However, there are also some who feel a sense of guilt from the amount of shopping they do (18%) and over one in ten say it makes them worry about money (11%). Almost a third are also finding themselves more easily influenced into spending by social media during lockdown (30%). 

Photo by Andrea Piacquadio from Pexels

Millennials are revealed as the real big spenders

Almost three-quarters of Brits admit to spending more money online during lockdown than they normally would (73%). Millennials are revealed as the real big spenders, placing over two online orders a week on average, equating to £256 per month. Baby boomers, on the other hand, spend £146 per month, the lowest amount of any age group. 

Anita Naik, Lifestyle Editor at  VoucherCodes.co.uk, commented: “Lockdown is, unsurprisingly, taking its toll. While many are struggling financially, others may find that they have more disposable income than normal due to lack of commuter costs, and not being able to go out to shops, restaurants and other attractions. 

“So, it’s interesting to see from the research that many are turning to shop to give them the happiness hits that are lacking in our daily lives at the moment – and in some cases are even feeling an improvement in mental health

“Whilst it’s clear online shopping can help us feel happier and give us a much-needed boost, it’s important not to spend beyond your means. Finding the best deal will help keep your bank balance happy, so if you are shopping online, downloading a free browser extension such as DealFinder from VoucherCodes will help make sure you get the best price. It automatically finds and applies the best discount codes and is a quick and easy way to make sure you get the most out of your money.”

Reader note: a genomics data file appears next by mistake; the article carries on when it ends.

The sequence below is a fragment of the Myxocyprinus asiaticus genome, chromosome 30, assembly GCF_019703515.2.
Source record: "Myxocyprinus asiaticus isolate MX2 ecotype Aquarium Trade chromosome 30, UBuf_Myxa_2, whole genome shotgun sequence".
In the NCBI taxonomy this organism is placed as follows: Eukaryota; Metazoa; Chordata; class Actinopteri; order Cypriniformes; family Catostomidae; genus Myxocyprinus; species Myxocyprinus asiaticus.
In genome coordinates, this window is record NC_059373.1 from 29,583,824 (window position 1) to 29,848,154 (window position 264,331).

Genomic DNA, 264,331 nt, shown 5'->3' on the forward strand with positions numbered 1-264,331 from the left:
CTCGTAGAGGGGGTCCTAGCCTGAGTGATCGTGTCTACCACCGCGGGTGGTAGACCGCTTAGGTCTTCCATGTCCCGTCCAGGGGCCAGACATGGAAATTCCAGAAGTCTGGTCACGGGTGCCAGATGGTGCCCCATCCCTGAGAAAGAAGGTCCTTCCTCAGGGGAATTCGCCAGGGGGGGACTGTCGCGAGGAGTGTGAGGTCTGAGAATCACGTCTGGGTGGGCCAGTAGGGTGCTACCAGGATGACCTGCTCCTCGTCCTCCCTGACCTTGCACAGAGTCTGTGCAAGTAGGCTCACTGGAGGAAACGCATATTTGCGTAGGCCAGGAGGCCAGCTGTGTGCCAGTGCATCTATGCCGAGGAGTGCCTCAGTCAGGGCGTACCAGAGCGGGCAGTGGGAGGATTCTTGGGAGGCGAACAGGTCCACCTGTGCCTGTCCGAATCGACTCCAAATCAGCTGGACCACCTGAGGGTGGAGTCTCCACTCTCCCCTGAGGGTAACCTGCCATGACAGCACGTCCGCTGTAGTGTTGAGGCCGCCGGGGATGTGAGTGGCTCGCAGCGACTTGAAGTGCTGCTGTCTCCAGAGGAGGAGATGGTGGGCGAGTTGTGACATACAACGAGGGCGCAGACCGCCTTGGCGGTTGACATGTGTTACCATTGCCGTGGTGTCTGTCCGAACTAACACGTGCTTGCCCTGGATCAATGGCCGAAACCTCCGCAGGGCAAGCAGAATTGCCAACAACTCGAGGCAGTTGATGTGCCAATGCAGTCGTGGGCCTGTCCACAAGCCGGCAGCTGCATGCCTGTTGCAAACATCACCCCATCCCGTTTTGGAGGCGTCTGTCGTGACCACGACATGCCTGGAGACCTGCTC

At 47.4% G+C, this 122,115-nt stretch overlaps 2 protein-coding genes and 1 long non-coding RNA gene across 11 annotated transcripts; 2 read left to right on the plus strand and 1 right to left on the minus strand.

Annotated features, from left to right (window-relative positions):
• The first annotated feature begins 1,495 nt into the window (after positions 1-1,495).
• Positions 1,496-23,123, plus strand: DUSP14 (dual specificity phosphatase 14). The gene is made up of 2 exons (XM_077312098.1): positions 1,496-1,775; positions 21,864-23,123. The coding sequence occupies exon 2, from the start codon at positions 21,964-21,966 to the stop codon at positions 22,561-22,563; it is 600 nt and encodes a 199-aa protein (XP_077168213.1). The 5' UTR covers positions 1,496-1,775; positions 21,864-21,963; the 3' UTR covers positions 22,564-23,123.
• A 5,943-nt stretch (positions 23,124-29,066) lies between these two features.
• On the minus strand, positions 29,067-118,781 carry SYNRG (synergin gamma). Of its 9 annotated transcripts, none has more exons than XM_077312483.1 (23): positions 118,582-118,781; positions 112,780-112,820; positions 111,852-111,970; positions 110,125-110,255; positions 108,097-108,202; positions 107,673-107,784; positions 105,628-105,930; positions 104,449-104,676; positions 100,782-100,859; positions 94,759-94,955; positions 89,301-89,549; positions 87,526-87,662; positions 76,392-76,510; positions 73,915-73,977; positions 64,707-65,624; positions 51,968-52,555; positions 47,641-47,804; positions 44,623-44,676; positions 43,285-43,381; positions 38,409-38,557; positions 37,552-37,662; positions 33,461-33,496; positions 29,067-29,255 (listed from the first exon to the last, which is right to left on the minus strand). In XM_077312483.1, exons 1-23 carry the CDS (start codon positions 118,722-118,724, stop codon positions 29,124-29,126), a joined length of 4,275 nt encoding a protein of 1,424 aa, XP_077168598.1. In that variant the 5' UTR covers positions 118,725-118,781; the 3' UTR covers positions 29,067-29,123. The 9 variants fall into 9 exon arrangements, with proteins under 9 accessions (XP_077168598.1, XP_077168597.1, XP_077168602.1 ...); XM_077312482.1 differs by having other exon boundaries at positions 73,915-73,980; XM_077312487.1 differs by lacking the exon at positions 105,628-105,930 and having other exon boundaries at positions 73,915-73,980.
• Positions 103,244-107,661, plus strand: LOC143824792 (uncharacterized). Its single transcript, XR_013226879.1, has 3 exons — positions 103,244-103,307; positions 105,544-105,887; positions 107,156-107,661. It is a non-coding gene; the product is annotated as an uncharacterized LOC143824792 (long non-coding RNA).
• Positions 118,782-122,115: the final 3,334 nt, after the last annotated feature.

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MY TOP 3 NO-SPENDING TIPS:

I recently spoke on BBC Radio 5 live with Laura Whitmore about locking down your lockdown finances, advising you to try not to spend right now. It’s not easy! I spent so much on Amazon buys last year! Now that I am not working, I am cutting back on any unnecessary expenses.

1. DON’T CHECK OUT FOR 48 HOURS

If you really want something, then put this in the basket for later. I do this for myself on Amazon. If I think I want to buy something I will put it in the online basket for 48 hours, and then decide whether I want to continue to purchase it. This trick really does stop any impulse buying and saves money.

2. DELETE YOUR APPS

One of my goals in January was to eat heartily but also not to spend on takeaways. I deleted all of my fast food apps: Uber Eats, Dominos, all of them had to go! It’s a great way not to be tempted by just buying using your phone.

3. SAVE USING MONEY APPS

Monzo posted that the biggest savings pot was called June 21st when lockdown life is due to end in the UK. I also use Plum to save money and this money goes into both investments as well as savings posts. Save up for something you really want, so that you have something to look forward to. If you are an emotional spender, identify the root cause of your spending. If you are bored, try and find ways to do other things more productive. If you are feeling depressed and anxious, speak to someone and a GP if necessary.